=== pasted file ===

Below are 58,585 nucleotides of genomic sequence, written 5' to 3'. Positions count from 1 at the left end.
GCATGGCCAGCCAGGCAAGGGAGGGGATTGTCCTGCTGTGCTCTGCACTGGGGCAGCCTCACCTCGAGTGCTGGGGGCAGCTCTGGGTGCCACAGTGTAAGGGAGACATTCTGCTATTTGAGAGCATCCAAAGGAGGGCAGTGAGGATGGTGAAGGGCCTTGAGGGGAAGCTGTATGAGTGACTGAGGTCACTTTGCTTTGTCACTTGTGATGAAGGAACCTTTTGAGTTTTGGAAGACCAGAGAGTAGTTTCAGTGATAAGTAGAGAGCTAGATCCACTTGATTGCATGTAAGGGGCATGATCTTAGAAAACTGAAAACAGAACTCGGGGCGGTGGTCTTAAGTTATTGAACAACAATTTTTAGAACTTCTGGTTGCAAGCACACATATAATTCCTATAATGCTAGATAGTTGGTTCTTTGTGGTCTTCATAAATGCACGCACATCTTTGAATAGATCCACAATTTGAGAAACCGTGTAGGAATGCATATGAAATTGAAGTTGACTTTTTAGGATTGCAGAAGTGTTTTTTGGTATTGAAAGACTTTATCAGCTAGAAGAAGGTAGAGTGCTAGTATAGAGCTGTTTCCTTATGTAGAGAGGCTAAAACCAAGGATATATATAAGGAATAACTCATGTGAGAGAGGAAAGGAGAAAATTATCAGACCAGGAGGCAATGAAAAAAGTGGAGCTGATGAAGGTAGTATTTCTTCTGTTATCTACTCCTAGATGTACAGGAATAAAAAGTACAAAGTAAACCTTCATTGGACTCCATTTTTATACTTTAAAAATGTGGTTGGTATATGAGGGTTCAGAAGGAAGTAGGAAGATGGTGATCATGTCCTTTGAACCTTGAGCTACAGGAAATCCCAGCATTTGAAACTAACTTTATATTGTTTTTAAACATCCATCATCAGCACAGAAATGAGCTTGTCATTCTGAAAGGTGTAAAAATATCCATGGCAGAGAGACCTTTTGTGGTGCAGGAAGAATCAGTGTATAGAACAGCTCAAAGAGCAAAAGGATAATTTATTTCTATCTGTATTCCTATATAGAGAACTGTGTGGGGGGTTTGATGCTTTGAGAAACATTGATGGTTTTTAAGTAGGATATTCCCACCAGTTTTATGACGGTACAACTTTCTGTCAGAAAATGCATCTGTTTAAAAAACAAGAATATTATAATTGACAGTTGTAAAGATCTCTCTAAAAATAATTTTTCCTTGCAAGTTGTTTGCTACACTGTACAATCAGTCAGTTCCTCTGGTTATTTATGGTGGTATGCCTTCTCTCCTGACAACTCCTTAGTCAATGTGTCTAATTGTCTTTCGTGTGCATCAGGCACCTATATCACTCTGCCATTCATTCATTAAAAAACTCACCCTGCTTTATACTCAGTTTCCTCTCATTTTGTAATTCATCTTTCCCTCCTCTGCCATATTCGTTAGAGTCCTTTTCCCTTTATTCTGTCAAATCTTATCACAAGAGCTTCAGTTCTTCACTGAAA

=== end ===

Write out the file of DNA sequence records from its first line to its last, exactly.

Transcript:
Below are 58,585 nucleotides of genomic sequence, written 5' to 3'. Positions count from 1 at the left end.
GCATGGCCAGCCAGGCAAGGGAGGGGATTGTCCTGCTGTGCTCTGCACTGGGGCAGCCTCACCTCGAGTGCTGGGGGCAGCTCTGGGTGCCACAGTGTAAGGGAGACATTCTGCTATTTGAGAGCATCCAAAGGAGGGCAGTGAGGATGGTGAAGGGCCTTGAGGGGAAGCTGTATGAGTGACTGAGGTCACTTTGCTTTGTCACTTGTGATGAAGGAACCTTTTGAGTTTTGGAAGACCAGAGAGTAGTTTCAGTGATAAGTAGAGAGCTAGATCCACTTGATTGCATGTAAGGGGCATGATCTTAGAAAACTGAAAACAGAACTCGGGGCGGTGGTCTTAAGTTATTGAACAACAATTTTTAGAACTTCTGGTTGCAAGCACACATATAATTCCTATAATGCTAGATAGTTGGTTCTTTGTGGTCTTCATAAATGCACGCACATCTTTGAATAGATCCACAATTTGAGAAACCGTGTAGGAATGCATATGAAATTGAAGTTGACTTTTTAGGATTGCAGAAGTGTTTTTTGGTATTGAAAGACTTTATCAGCTAGAAGAAGGTAGAGTGCTAGTATAGAGCTGTTTCCTTATGTAGAGAGGCTAAAACCAAGGATATATATAAGGAATAACTCATGTGAGAGAGGAAAGGAGAAAATTATCAGACCAGGAGGCAATGAAAAAAGTGGAGCTGATGAAGGTAGTATTTCTTCTGTTATCTACTCCTAGATGTACAGGAATAAAAAGTACAAAGTAAACCTTCATTGGACTCCATTTTTATACTTTAAAAATGTGGTTGGTATATGAGGGTTCAGAAGGAAGTAGGAAGATGGTGATCATGTCCTTTGAACCTTGAGCTACAGGAAATCCCAGCATTTGAAACTAACTTTATATTGTTTTTAAACATCCATCATCAGCACAGAAATGAGCTTGTCATTCTGAAAGGTGTAAAAATATCCATGGCAGAGAGACCTTTTGTGGTGCAGGAAGAATCAGTGTATAGAACAGCTCAAAGAGCAAAAGGATAATTTATTTCTATCTGTATTCCTATATAGAGAACTGTGTGGGGGGTTTGATGCTTTGAGAAACATTGATGGTTTTTAAGTAGGATATTCCCACCAGTTTTATGACGGTACAACTTTCTGTCAGAAAATGCATCTGTTTAAAAAACAAGAATATTATAATTGACAGTTGTAAAGATCTCTCTAAAAATAATTTTTCCTTGCAAGTTGTTTGCTACACTGTACAATCAGTCAGTTCCTCTGGTTATTTATGGTGGTATGCCTTCTCTCCTGACAACTCCTTAGTCAATGTGTCTAATTGTCTTTCGTGTGCATCAGGCACCTATATCACTCTGCCATTCATTCATTAAAAAACTCACCCTGCTTTATACTCAGTTTCCTCTCATTTTGTAATTCATCTTTCCCTCCTCTGCCATATTCGTTAGAGTCCTTTTCCCTTTATTCTGTCAAATCTTATCACAAGAGCTTCAGTTCTTCACTGAAA